1. Dennis, thank you for this great response. I agree that anger, while sometimes necessary, in general breeds more anger. Often social media seems to breed little more than an outrage contest.

  4. If Richard Hays was sitting in on a Christian ethics class with Amy Laura Hall and she said one of the many things that you and the other white guys in your class scoffed at, would it have been appropriate for him to stand up and remind folks that there’s a different point of view? He used his power abusively. Sure because he’s the dean, he can interrupt anything that anyone says at any time. He was not part of this particular program. He certainly could have requested to be ahead of time so that his perspective was represented. But he didn’t. So he shouldn’t have thrown his weight around carelessly in the moment like that.

    When you talk about conflict being handled with press releases, that’s exactly what Dean Hays did. He wrote a PR letter in which he belittled his critics in order to crisis-manage from a university policy perspective. None of this sounds like a pastoral response to the situation, even for someone with a stake in the conservative perspective.

    1. Maybe I’m seeing this wrong, but reading his letter it seems like he brought up the official stance on homosexuality and said that there is much debate on the issue, but he hoped both sides could come to the table in love. I don’t see how this was so offensive. He was stating what is the official stance and said that this stance is being challenged. If he said that gays aren’t welcome because of the rules that’s one thing. But it seems he was lifting up an example of two opposing views learning to respect each other.

    2. I’m not sure how you can speak to all the things that “me and all the other white guys scoffed at” in Dr. Hall’s class, because I had more than one class with her – because I did the certificate in gender, theology, and ministry. The context in question is not a classroom, which would be a very different matter (stepping on a professor’s lecture or discussion uninvited versus offering a perspective not yet given as part of a diversity panel). It may be that he was a bit “careless” as you say, even rude. But neither of those merits a full-scale demonstration and accusations that Duke is not an inclusive, excellent place to prepare for ministry.

      You rightly notice that I mention writing letters, etc. because I included Dean Hays in my critique. I think both parties were in the wrong in attempting to address this publicly and not personally. It was not handled in a charitable, Christian manner by anyone as far as I can tell.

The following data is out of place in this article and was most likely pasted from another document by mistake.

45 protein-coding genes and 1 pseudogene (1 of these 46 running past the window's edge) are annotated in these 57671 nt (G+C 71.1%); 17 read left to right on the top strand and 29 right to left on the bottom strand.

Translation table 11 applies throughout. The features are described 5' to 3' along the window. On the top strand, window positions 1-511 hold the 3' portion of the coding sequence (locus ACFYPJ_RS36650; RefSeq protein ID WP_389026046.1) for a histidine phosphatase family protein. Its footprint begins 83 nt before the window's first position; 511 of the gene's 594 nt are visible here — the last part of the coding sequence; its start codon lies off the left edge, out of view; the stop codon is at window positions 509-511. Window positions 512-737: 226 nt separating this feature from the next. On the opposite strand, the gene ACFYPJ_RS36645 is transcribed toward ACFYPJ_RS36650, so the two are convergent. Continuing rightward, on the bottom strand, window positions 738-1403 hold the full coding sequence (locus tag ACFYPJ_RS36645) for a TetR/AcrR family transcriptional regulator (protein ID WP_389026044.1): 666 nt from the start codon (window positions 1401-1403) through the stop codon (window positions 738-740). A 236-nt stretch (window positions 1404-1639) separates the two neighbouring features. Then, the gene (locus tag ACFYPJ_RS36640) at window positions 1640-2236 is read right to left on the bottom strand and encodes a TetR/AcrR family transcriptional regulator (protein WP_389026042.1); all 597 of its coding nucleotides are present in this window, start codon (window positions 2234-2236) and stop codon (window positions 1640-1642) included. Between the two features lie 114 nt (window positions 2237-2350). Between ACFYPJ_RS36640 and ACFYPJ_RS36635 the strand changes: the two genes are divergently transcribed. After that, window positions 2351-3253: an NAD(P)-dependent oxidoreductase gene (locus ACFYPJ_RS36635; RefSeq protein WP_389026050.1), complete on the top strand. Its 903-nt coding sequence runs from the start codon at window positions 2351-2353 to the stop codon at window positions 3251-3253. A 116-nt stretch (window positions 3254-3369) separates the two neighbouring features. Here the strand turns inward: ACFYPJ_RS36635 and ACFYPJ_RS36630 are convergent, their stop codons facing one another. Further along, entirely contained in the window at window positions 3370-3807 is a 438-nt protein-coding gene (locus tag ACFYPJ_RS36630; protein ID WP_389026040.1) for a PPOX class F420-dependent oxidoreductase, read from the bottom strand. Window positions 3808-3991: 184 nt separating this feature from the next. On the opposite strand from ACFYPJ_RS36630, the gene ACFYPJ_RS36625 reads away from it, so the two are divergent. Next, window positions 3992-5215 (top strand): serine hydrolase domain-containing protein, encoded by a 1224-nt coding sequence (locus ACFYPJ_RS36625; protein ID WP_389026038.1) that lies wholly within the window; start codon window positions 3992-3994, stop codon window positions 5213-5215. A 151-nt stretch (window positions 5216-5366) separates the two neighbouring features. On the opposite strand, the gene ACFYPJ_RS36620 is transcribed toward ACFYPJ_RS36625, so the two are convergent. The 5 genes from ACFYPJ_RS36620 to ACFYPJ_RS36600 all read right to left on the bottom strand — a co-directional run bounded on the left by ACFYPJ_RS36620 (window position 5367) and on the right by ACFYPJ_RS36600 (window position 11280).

5. The problem is that a controversy is a controversy as long as people are willing to stand on the lawn and protest — especially when they have the megaphone of social media. The protest requires a villain. Dean Hays has been nominated for that role.

    1. Thanks for sharing that, Jason. I commented on that article. I don’t think it adds much substantial to the conversation except to say that Hays is in the process of trying to meet with concerned students.

      1. I found it more informative than the Herald Sun piece. In instances like this, little things make a difference, too. For example, I think it’s great that Sacred Worth is withholding comment until they meet with the Dean. Imagine that, forgoing an opportunity to air your grievances publicly until you’ve had a chance to talk face-to-face with the person who potentially wronged you! What a concept!

  6. I have several friends at Duke so it’s been interesting seeing this all play out.
    Ultimately I think this example epitomizes the woes of being in the middle–either side assumes that you’re a wolf in sheep’s clothing. I couldn’t help but notice that Hays’ open letter could be just as easily scrutinized by conservatives (with his note on university policy on discrimination). Just a prime example of hyper-polarization…

  7. Stanley Hauerwas and others have argued for years that modern liberalism/progressivism is simply the other side of fundamentalism. I grew up in fundamentalism and it is my rejection of fundamentalism that leads me to reject current progressive expressions of Christianity. I no longer wanted to be a fundamentalist because I didn’t want to go through life always being offended and angry and having to have an enemy to demonize. I toyed with progressive ideas in the 1980s, but rejected them because I didn’t want to go through life always being offended and angry and having to have an enemy to demonize.